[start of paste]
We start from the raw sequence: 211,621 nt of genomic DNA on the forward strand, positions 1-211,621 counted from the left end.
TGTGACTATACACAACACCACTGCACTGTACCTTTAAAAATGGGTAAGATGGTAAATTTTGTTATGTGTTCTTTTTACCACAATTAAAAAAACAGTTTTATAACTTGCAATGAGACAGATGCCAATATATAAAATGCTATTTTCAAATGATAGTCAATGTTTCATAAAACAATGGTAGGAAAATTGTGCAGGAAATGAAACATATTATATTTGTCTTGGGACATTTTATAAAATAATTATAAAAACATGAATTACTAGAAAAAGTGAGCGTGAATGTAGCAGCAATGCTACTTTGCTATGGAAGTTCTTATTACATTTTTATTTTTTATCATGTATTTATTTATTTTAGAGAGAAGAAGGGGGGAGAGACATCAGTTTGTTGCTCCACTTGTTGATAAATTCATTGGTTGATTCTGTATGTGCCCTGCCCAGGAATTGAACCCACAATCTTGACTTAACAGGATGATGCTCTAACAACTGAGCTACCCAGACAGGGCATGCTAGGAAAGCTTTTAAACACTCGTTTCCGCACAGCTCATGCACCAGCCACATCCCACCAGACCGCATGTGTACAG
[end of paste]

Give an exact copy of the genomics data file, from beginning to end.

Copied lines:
We start from the raw sequence: 211,621 nt of genomic DNA on the forward strand, positions 1-211,621 counted from the left end.
TGTGACTATACACAACACCACTGCACTGTACCTTTAAAAATGGGTAAGATGGTAAATTTTGTTATGTGTTCTTTTTACCACAATTAAAAAAACAGTTTTATAACTTGCAATGAGACAGATGCCAATATATAAAATGCTATTTTCAAATGATAGTCAATGTTTCATAAAACAATGGTAGGAAAATTGTGCAGGAAATGAAACATATTATATTTGTCTTGGGACATTTTATAAAATAATTATAAAAACATGAATTACTAGAAAAAGTGAGCGTGAATGTAGCAGCAATGCTACTTTGCTATGGAAGTTCTTATTACATTTTTATTTTTTATCATGTATTTATTTATTTTAGAGAGAAGAAGGGGGGAGAGACATCAGTTTGTTGCTCCACTTGTTGATAAATTCATTGGTTGATTCTGTATGTGCCCTGCCCAGGAATTGAACCCACAATCTTGACTTAACAGGATGATGCTCTAACAACTGAGCTACCCAGACAGGGCATGCTAGGAAAGCTTTTAAACACTCGTTTCCGCACAGCTCATGCACCAGCCACATCCCACCAGACCGCATGTGTACAG